Thus far we’ve looked at the forecasts for quarterly GDP. What about the WSJ survey forecast for 2012 annual GDP? The most recent the Federal Reserve economic projections date from November 2nd, which are available here (click on the PDF attachment). The Fed’s range of estimates for 2012 was 2.3 to 3.5, with a “central tendency” of 2.5 to 2.9.

Now let’s have a look at what the WSJ economists think about the 2012 annual number.

So, with a 2.4 percent mean and 2.3 percent median, the economists are a bit less optimistic than the Fed about next year’s growth.

Odds of a Recession

The WSJ survey questionnaire again this month included a question about the probability, on a scale of 1 to 100, of…
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Weighing the Week Ahead: Have Big Companies Lost Their Earnings Mojo?

Courtesy of Doug Short.

Earnings season starts in earnest this week. There are a number of key questions:

  1. Have slowing economies in Europe introduced a big drag on profits?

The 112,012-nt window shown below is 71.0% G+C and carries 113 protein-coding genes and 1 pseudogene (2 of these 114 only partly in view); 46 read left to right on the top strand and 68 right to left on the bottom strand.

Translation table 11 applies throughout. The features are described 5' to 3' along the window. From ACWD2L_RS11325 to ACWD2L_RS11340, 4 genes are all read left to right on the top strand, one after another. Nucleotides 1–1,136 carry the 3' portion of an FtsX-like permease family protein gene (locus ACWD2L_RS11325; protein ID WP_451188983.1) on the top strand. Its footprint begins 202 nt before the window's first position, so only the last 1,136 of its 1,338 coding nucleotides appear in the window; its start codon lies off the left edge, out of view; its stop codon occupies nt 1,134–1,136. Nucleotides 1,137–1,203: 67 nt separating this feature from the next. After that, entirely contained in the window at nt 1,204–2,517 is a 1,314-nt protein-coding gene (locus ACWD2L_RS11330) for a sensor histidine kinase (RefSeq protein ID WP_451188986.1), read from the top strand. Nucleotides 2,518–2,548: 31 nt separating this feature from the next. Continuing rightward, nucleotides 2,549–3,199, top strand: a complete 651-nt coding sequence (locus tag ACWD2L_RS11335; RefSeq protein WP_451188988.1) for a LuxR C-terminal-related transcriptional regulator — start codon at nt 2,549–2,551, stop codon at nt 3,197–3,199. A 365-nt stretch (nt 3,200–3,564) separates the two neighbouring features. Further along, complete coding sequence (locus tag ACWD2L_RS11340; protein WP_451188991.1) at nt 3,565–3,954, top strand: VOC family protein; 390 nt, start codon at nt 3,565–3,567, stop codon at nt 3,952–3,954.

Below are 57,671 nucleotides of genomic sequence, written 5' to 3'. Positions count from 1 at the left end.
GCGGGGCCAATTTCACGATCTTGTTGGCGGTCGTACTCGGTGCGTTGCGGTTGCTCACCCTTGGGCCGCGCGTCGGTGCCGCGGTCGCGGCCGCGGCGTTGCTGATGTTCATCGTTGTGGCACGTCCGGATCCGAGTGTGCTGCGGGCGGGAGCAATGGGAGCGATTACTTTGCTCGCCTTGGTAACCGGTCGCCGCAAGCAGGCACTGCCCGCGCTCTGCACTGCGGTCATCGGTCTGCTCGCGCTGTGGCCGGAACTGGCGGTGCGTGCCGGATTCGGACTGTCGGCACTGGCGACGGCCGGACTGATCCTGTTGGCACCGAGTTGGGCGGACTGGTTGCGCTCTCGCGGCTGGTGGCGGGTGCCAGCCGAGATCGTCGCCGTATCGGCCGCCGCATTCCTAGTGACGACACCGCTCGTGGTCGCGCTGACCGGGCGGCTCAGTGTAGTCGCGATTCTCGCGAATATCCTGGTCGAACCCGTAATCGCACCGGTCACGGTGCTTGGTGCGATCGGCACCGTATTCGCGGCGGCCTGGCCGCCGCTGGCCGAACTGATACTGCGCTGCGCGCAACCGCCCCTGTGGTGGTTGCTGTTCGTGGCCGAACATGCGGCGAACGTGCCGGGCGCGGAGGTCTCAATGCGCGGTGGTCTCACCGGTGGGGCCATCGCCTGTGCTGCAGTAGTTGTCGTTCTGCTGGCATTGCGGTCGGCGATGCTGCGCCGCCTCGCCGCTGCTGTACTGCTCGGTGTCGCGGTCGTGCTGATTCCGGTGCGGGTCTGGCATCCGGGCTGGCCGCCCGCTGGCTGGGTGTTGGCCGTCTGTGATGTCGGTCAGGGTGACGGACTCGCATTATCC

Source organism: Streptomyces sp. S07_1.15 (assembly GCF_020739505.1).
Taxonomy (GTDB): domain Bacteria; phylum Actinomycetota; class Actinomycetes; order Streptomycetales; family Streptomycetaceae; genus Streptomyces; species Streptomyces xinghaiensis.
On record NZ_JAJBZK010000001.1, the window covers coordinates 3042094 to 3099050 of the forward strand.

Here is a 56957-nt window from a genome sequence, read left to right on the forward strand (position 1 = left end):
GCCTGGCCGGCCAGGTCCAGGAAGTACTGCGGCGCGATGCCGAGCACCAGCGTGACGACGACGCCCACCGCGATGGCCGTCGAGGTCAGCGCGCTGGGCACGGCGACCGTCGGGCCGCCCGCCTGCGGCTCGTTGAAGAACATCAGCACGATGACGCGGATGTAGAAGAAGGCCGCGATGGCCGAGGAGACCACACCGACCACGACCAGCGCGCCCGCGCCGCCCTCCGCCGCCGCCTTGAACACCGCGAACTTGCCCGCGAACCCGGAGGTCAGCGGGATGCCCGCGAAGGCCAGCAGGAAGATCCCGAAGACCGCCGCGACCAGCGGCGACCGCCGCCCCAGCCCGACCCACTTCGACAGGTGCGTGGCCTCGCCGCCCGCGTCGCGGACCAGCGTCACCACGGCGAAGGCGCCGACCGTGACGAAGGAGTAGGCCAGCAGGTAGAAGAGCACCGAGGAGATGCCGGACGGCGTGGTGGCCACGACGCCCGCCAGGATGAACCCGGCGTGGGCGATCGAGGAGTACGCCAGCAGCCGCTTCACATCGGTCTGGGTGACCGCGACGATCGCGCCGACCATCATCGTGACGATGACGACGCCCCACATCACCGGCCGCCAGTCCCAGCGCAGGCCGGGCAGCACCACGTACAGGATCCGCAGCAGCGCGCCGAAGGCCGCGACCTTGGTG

2. What about the dollar strength? Bad for profits?
  3. Profit margins have been at historic highs. Is the long-awaited mean reversion taking place?
  4. What about the outlook? Can there be any confidence about future profits in the face of so much uncertainty?

As I write this on Saturday, with a three-day weekend ahead, I know that the news from Greece will dominate on Tuesday. Whatever I write tonight could look silly, but I have been there before:)

By Thursday, we’ll all be talking earnings.

I will discuss how to play this in the conclusion. First, let us do our regular review of last week’s news.

Background on “Weighing the Week Ahead”

There are many good sources for a comprehensive weekly review. My mission is different. I single out what will be most important in the coming week. My theme for the week is what we will be watching on TV and reading in the mainstream media. It is a focus on what I think is important for my trading and client portfolios.

Unlike my other articles at “A Dash” I am not trying to develop a focused, logical argument with supporting data on a single theme. I am sharing conclusions. Sometimes these are topics that I have already written about, and others are on my agenda. I am trying to put the news in context.

Readers often disagree with my conclusions. Do not be bashful. Join in and comment about what we should expect in the days ahead. This weekly piece emphasizes my opinions about what is really important and how to put the news in context. I have had great success with my approach, but feel free to disagree. That is what makes a market!